The Vistula (Wisła; Weichsel; Visla), is the longest river in Poland at 1,047 km (678 miles) in length. It drains an area of 194,424 km² (75,067 sq. miles), of which 168,699 km² (65,135 sq. miles) lies within Poland (over half the area of the country) .
The Vistula has its source in the south of the country, at Barania Góra (1220 m high) in the Silesian Beskids (western part of Carpathian Mountains) where it starts with the White Little Vistula (Biała Wisełka) and the Black Little Vistula (Czarna Wisełka). It then continues to flow over the vast Polish plains, passing several large Polish cities along its way, including Kraków, Sandomierz, Warsaw, Płock, Włocławek, Toruń, Bydgoszcz, Świecie, Grudziądz, Tczew and Gdańsk. With a delta and several branches (Leniwka, Przekop, Śmiała Wisła, Martwa Wisła, Nogat and Szkarpawa) it empties into the Vistula Lagoon, or directly into the Gdańsk Bay of the Baltic Sea.
In writing about the Vistula River and its peoples, Ptolemy uses the Greek spelling, "Ouistoula". Other ancient sources spell it "Istula". Pomponius Mela refers to the "Visula" (Book 3) and Ammianus Marcellinus to the "Bisula" (Book 22), both of which names lack the -t-. The definitive reference is probably Jordanes (Getica 5 & 17), who uses "Viscla". The Anglo-Saxon poem Widsith refers to it as the "Wistla".
For centuries, the river was well-known in Germany and surrounding countries by the German name Weichsel (in medieval German documents spelled Wissel, Wixel etc.). The most recent glaciations of the Pleistocene epoch, which ended around 10,000 BCE, is called Weichsel glaciation in regard to northern central Europe.
Ptolemy, in the second century AD, would write of the Vistula as the border between Germania and Sarmatia. To the east of the Vistula were found Baltic-speaking tribes, generally identified with the historical Aestians: Galindians, Sudovians and Borusci. It has not been verified whether any Slavic tribes were settled along the Vistula at that time.
Tacitus is another source regarding information on the early inhabitants of the Vistula. However, he makes no secret that many of the tribes to the east of the Vistula were somewhat shrouded in mystery. For example, when describing the Venethi, Peucini and Fenni he wrote that he was not sure if he should call them Germans, since they had settlements and they fought on foot, or rather Sarmats since they have some similar customs to them.
The Vistula river used to be connected to the Dnieper River, and thence to the Black Sea. The Baltic-Sea--Vistula--Dnieper--Black-Sea water route was one of the most ancient trade-routes, the Amber Road, on which amber and other items were traded from Northern Europe to Greece, Asia, Egypt, and elsewhere.
The Second World war was sparked by conflict over the mouth of the Vistula. The formerly-German city of Danzig (today Gdańsk) lies at the mouth of the river, where the Vistula meets the Baltic. German desire to fully incorporate that city into Germany thus connecting East Prussia to the rest of Germany, and Polish designs on the city to give them a seaport, sparked the outbreak of war in September 1939.
The Upper Vistula changed hands from time to time, but after the emergence of Poland in 966, became solidly Polish (Slavic) territory. The past two millennia saw Germanics pushing east and south along the Vistula as the Slavs pushed north and west, with neither ever attaining sustained domination over the entire river basin. This was changed after the postwar expulsions of Germans from the area by Stalin.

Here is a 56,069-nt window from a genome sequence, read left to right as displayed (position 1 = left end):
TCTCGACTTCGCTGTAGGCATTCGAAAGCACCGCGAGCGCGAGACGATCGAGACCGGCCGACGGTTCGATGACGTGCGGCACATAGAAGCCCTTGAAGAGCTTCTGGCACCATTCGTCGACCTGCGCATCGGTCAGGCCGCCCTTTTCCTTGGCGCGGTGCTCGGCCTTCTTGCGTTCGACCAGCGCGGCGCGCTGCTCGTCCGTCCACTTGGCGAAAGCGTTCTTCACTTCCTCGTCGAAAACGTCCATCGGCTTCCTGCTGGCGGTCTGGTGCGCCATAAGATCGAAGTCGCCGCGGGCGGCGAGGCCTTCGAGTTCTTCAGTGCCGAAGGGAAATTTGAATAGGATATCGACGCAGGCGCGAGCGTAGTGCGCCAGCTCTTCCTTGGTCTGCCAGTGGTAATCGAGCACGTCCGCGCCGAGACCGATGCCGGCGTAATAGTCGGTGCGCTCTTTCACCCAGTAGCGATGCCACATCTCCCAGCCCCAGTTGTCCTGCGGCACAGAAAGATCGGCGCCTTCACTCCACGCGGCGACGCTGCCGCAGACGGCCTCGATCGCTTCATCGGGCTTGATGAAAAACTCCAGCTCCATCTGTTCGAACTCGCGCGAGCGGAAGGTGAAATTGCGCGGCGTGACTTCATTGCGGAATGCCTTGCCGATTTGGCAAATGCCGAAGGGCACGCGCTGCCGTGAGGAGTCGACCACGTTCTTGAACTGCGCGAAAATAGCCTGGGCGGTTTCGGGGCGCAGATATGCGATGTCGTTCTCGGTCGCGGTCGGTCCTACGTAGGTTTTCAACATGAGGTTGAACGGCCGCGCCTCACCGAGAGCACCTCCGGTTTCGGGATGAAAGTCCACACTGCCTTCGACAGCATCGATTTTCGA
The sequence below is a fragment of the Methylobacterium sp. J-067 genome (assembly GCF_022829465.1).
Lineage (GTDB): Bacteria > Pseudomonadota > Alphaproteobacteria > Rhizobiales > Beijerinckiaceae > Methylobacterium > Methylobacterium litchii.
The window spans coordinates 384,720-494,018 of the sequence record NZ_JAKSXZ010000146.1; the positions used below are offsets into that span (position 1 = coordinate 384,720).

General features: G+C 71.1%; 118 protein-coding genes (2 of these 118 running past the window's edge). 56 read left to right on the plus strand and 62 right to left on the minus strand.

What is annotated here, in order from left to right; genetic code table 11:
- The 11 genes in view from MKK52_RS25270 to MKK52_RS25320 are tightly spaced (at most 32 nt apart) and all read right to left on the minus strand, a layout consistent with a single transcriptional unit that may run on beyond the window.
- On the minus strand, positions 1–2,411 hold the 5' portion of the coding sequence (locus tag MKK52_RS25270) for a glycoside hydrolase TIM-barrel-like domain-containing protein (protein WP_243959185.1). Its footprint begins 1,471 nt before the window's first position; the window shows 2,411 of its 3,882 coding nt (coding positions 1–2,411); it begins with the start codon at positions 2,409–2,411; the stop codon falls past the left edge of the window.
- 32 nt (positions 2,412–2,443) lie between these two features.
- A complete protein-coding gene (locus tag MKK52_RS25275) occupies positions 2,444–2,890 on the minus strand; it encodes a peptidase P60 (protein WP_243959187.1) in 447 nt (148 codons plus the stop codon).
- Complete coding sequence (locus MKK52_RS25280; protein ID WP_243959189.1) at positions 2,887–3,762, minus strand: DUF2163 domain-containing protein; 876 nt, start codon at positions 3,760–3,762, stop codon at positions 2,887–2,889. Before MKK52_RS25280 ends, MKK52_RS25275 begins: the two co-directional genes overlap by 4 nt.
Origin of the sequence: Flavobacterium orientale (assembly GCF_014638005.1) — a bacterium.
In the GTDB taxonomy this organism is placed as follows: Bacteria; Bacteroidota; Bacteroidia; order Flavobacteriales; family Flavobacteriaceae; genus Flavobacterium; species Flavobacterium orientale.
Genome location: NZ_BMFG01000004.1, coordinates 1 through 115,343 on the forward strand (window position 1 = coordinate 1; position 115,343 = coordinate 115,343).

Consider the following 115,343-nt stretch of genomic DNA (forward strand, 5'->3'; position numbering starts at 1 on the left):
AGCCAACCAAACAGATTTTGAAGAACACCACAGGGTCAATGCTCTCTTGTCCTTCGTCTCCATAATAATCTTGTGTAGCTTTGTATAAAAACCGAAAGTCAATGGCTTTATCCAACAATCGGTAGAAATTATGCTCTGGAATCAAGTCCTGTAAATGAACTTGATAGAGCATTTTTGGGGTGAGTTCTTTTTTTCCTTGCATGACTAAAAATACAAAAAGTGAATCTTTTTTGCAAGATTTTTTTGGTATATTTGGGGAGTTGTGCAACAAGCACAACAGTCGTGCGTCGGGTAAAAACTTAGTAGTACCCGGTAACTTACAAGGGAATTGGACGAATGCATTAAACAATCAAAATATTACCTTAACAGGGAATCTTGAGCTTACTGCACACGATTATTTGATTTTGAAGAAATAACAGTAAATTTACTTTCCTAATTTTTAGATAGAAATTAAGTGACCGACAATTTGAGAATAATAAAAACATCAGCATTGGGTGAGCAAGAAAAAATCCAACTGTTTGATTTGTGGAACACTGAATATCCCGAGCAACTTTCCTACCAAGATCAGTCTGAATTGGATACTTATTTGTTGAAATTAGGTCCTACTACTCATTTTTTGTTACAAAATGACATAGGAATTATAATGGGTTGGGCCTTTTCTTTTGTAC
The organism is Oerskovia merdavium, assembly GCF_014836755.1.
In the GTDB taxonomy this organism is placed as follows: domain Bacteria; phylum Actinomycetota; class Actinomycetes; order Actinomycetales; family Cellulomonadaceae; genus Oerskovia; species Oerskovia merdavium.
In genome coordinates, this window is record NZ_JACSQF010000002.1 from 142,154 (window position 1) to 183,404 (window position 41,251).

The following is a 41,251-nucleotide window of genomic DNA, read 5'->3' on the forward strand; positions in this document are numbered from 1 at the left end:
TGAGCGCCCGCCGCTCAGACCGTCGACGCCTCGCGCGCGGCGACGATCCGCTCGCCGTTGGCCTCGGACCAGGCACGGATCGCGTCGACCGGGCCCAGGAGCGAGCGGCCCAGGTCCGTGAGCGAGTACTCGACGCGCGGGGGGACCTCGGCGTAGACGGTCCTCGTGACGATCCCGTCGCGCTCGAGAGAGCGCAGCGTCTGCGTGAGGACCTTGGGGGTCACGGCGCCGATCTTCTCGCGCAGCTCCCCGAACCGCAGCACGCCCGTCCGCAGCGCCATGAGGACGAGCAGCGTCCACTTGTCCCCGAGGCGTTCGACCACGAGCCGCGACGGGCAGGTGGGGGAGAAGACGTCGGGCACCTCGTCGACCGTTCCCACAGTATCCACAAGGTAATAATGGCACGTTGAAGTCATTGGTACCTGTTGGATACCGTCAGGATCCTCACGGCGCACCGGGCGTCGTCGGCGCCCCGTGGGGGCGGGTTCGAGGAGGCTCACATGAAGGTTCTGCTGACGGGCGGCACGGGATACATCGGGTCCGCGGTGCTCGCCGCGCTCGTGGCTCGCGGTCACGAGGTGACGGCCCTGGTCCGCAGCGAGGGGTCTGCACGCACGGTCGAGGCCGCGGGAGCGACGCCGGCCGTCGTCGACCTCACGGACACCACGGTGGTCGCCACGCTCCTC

In 1945, the victorious Stalin changed the longstanding Germanic-Slavic balance of the Vistula Basin by means of ethnic cleansing (a tactic employed by the Soviet Union across their empire). In 1945, all Germans from the Vistula basin (along with those in East Prussia and the Oder basin) were expelled from their homes, and their property seized. Ever since 1945, the entire Vistula basin has thus been Polish-dominated territory for the first time in history.
Today, the Vistula is part of the Polish heartland, a far cry from being "the eastern reaches of Germany/germania" as it had been since the Iron Age. The eastern border of Germany was shifted west by Stalin to the artificial Oder-Neisse Line.
The Vistula is navigable, but large parts of its course do not meet the requirements of modern inland navigation. From the Baltic Sea to Bydgoszcz (where the Bydgoszcz Canal connects to the river), Vistula can accommodate modest river vessels of CEMT class II. Further upstream the river does not have enough depth to allow river barges to navigate.
Upstream of Warsaw, a project was undertaken to enlarge the capacity of the river by building a number of locks in Cracow area; this project was never prolonged further downstream, so that the navigability of the Vistula remains problematic. The potential of the river in the decades to come would increase considerably if a restoration of the East-West connection via the Narew - Bug - Mukhovets - Pripyat - Dnieper waterways would be considered. The shifting economic importance parts of Europe may make this option interesting.
|Kraków (Cracow)||Sanka, Rudawa, Prądnik, Dłubnia, Wilga||most are canalized streams|
|Józefów nad Wisłą|
|Solec nad Wisłą|
|Warsaw||Żerań canal||several other minor streams|
|Czerwińsk nad Wisłą|
|Płock||Słupianka, Rosica, Brzeźnica, Skrwa Lewa, Skrwa Prawa|
|Dobrzyń nad Wisłą|
|Malbork||Gdańsk||Motława, Radunia, Potok Oliwski||in the city the river is divided onto several separate branches that reach the Baltic Sea at different points, the main branch reaches the sea at Westerplatte|
|Elbląg||Elbląg||shortly before reaching the Vistula Bay|
List of right tributaries with a nearby city